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Real World EXAMPLES of Exponential and Logarithmic Functions 
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#1
Jan908, 05:57 PM

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Hey, is there anyone who can provide 2 graphical examples of either logarithmic or exponential functions relating to the real world. I've looked in many places and have given up. Please help.
Thanks in advance 


#2
Jan908, 05:59 PM

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http://en.wikipedia.org/wiki/Exponential_growth
google for logarithmic on your own, one could be for biology/chemistry 


#3
Jan908, 06:23 PM

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#4
Jan908, 06:25 PM

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Real World EXAMPLES of Exponential and Logarithmic Functions
Financial investments, bacterial growth rates and population sizes. These are not really specific examples  only general applications which you can also find in some textbooks. Slightly more specific application is savings bonds.



#5
Jan908, 07:08 PM

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The amount of a radioactive element remaining as a function of time. (negative exponential A(t) = A(0)*e^kt). Similarly the amount of a chemical substance left as function of time when it reacts according to a 'first order' rate law d[A]/dt = k[A] in many simple reactions. The amount of water left in a cylinder emptying as function of time if rate proportional to pressureThe charge left on a capacitor discharging without inductance as function of time. The density of gas under constant gravity as function of height . The rate of elementary chemical reaction as function of temperature. All negative exponentials some of them reflection fundamental physics (Maxwell distribution).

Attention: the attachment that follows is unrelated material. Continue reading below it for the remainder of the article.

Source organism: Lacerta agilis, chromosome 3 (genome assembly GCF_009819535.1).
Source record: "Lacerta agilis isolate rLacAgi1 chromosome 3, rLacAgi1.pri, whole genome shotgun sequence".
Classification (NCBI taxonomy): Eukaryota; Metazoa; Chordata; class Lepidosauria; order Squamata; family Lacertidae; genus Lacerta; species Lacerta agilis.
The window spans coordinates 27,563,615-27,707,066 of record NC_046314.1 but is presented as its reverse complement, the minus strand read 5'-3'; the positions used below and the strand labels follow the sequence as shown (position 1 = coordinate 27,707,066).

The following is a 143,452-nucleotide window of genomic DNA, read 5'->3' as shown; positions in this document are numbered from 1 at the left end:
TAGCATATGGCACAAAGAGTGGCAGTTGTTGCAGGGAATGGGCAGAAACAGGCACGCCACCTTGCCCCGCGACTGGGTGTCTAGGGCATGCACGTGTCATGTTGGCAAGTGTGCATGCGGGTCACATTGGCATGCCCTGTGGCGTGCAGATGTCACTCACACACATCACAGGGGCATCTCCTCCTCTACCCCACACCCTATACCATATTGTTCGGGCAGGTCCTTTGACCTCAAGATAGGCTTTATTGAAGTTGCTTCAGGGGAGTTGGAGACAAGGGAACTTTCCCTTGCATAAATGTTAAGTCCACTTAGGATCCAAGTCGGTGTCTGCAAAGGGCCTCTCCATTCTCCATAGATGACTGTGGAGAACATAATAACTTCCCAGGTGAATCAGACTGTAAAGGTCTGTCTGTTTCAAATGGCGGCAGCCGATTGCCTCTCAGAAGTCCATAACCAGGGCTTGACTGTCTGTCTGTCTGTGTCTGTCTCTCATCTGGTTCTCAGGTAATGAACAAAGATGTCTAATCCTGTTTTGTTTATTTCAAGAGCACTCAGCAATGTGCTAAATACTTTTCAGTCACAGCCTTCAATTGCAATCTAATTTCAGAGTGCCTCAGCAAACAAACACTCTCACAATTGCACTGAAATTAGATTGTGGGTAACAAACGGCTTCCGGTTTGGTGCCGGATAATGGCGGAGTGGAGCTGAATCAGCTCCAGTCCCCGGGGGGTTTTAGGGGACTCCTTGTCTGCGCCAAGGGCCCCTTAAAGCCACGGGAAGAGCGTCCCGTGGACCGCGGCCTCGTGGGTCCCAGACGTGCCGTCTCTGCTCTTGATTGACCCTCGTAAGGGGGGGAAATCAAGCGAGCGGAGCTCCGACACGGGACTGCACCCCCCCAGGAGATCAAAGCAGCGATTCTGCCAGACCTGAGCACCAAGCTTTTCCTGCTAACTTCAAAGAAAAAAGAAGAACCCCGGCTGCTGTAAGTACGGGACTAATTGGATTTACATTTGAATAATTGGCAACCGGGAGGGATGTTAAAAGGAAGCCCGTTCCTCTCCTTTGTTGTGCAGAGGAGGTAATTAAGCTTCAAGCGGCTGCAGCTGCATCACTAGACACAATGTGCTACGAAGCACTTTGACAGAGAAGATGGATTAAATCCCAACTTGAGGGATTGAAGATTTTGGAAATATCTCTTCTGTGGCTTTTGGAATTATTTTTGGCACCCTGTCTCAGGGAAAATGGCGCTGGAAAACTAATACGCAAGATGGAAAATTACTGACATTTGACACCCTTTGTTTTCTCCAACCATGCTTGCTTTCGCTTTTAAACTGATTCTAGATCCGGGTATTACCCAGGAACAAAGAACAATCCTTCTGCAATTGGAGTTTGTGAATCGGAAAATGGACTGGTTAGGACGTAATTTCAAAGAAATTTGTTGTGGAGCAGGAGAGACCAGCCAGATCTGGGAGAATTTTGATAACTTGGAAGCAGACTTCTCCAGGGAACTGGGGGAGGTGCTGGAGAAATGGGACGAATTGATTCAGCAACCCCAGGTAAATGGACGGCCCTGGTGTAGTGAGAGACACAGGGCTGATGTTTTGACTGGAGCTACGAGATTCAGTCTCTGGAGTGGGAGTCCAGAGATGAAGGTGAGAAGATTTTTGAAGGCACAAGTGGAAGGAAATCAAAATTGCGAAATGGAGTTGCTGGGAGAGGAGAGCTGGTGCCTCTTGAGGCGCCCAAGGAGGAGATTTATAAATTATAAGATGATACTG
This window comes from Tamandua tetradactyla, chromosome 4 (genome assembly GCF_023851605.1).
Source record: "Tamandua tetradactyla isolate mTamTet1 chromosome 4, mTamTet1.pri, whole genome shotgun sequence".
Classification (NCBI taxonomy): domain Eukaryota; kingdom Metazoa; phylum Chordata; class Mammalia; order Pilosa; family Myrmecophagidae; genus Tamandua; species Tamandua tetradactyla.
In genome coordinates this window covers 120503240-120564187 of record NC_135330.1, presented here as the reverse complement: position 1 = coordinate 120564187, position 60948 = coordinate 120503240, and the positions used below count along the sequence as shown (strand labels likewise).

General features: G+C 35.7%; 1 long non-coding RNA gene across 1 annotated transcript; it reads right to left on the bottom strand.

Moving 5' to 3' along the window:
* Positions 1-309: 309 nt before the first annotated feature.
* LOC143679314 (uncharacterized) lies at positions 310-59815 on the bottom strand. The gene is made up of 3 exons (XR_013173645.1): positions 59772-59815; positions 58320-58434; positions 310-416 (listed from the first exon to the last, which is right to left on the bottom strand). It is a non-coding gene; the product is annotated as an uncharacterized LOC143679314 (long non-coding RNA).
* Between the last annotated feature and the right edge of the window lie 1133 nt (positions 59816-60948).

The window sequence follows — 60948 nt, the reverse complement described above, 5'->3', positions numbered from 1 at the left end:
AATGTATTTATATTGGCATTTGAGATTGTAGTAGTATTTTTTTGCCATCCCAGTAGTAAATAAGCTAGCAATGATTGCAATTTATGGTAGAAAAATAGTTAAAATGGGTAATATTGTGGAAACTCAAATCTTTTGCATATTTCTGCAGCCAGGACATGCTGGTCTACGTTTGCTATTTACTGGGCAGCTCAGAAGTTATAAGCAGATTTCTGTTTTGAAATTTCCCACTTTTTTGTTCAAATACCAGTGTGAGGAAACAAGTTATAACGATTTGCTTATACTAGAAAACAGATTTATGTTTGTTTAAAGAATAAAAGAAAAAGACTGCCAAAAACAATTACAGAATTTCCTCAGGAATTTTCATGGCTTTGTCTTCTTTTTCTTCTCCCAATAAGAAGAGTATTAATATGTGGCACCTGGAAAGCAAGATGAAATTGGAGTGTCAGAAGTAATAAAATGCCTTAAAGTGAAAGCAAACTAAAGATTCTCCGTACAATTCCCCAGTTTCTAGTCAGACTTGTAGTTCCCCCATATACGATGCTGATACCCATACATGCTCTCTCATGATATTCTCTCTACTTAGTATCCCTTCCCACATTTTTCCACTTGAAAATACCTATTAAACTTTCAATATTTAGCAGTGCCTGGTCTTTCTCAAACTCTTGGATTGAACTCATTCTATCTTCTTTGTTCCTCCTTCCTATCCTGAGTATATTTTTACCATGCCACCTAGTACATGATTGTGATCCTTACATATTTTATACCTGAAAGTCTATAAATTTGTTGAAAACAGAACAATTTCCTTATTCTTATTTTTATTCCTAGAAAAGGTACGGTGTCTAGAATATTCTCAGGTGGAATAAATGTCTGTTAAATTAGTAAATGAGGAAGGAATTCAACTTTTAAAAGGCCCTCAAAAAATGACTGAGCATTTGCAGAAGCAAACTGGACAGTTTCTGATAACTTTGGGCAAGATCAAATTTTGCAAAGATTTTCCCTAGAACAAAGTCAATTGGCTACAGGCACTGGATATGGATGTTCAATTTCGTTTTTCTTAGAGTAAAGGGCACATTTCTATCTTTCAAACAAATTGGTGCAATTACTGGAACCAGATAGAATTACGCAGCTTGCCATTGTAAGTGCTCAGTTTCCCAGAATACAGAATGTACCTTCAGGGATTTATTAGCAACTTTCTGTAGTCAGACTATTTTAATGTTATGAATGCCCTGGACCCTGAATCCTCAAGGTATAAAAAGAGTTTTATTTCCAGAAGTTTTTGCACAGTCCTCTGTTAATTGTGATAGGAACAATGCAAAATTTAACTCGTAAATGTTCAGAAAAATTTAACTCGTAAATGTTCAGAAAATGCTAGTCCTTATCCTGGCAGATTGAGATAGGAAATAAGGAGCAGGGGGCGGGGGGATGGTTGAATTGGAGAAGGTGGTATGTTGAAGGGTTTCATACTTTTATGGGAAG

#6
Apr3011, 03:46 PM

P: 4

yessir. I can.
My example is in the form of a word problem about Newton's Law of Cooling. Its an example for modeling with Exponential and Logarithmic Equations: Use Newton's Lay of Cooling, T = C + (T_{0}  C)e^{kt}, to solve this exercise. At 9:00 A.M., a coroner arrived at the home of a person who had died during the night. The temperature of the room was 70 degrees F, and at the time of death the person had a body temperature of 98.6 degrees F. The coroner took the body's temperature at 9:30 A.M., at which time it was 85.6 degrees F, and again at 10:00 A.M., when it was 82.7 degrees F. At what time did the person die?????? T = C + (T_{0}  C)e^{kt} If you do not know what the variable's mean...these are their meanings: T = temperature of a heated object C = constant temperature of the surrounding medium (the ambient temp) T_{0} = initial temperature of the heated object k = negative constant associated with the cooling object t = time (in minutes) 


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